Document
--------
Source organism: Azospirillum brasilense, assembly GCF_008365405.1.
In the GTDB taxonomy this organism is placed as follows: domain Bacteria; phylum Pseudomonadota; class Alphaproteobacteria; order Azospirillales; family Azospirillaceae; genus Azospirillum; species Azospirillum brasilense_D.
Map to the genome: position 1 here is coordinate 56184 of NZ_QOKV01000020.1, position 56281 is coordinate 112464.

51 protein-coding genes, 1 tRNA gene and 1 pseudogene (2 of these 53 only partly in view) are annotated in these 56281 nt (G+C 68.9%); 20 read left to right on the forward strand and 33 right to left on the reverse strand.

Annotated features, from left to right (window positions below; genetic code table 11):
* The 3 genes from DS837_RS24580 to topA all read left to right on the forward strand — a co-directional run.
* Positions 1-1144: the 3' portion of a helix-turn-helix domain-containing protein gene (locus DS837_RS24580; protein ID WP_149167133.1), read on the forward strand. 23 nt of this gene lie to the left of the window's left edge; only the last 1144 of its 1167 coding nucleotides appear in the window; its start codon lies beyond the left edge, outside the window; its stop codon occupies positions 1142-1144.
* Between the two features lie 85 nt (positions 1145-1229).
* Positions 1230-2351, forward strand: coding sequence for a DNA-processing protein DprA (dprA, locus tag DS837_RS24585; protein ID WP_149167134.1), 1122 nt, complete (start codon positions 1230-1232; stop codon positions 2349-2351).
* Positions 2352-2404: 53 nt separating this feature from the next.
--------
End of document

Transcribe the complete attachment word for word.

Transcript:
Source organism: Azospirillum brasilense, assembly GCF_008365405.1.
In the GTDB taxonomy this organism is placed as follows: domain Bacteria; phylum Pseudomonadota; class Alphaproteobacteria; order Azospirillales; family Azospirillaceae; genus Azospirillum; species Azospirillum brasilense_D.
Map to the genome: position 1 here is coordinate 56184 of NZ_QOKV01000020.1, position 56281 is coordinate 112464.

51 protein-coding genes, 1 tRNA gene and 1 pseudogene (2 of these 53 only partly in view) are annotated in these 56281 nt (G+C 68.9%); 20 read left to right on the forward strand and 33 right to left on the reverse strand.

Annotated features, from left to right (window positions below; genetic code table 11):
* The 3 genes from DS837_RS24580 to topA all read left to right on the forward strand — a co-directional run.
* Positions 1-1144: the 3' portion of a helix-turn-helix domain-containing protein gene (locus DS837_RS24580; protein ID WP_149167133.1), read on the forward strand. 23 nt of this gene lie to the left of the window's left edge; only the last 1144 of its 1167 coding nucleotides appear in the window; its start codon lies beyond the left edge, outside the window; its stop codon occupies positions 1142-1144.
* Between the two features lie 85 nt (positions 1145-1229).
* Positions 1230-2351, forward strand: coding sequence for a DNA-processing protein DprA (dprA, locus tag DS837_RS24585; protein ID WP_149167134.1), 1122 nt, complete (start codon positions 1230-1232; stop codon positions 2349-2351).
* Positions 2352-2404: 53 nt separating this feature from the next.